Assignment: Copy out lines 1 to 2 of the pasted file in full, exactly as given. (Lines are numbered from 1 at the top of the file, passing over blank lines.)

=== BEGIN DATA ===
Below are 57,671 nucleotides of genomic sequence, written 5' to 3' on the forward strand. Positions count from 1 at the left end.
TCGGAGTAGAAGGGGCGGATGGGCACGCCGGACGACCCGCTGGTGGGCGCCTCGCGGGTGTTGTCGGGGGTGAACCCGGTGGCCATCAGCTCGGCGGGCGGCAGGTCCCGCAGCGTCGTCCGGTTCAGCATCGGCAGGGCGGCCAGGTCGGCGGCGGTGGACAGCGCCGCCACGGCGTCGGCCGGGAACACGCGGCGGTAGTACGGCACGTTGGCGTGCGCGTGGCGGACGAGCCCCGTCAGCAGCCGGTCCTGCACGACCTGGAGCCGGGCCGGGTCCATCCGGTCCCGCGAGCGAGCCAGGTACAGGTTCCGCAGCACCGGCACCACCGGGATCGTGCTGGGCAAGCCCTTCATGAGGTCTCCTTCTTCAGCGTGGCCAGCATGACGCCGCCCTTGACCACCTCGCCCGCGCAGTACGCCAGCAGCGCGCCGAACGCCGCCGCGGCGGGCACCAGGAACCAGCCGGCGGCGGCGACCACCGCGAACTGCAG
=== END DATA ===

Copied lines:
Below are 57,671 nucleotides of genomic sequence, written 5' to 3' on the forward strand. Positions count from 1 at the left end.
TCGGAGTAGAAGGGGCGGATGGGCACGCCGGACGACCCGCTGGTGGGCGCCTCGCGGGTGTTGTCGGGGGTGAACCCGGTGGCCATCAGCTCGGCGGGCGGCAGGTCCCGCAGCGTCGTCCGGTTCAGCATCGGCAGGGCGGCCAGGTCGGCGGCGGTGGACAGCGCCGCCACGGCGTCGGCCGGGAACACGCGGCGGTAGTACGGCACGTTGGCGTGCGCGTGGCGGACGAGCCCCGTCAGCAGCCGGTCCTGCACGACCTGGAGCCGGGCCGGGTCCATCCGGTCCCGCGAGCGAGCCAGGTACAGGTTCCGCAGCACCGGCACCACCGGGATCGTGCTGGGCAAGCCCTTCATGAGGTCTCCTTCTTCAGCGTGGCCAGCATGACGCCGCCCTTGACCACCTCGCCCGCGCAGTACGCCAGCAGCGCGCCGAACGCCGCCGCGGCGGGCACCAGGAACCAGCCGGCGGCGGCGACCACCGCGAACTGCAG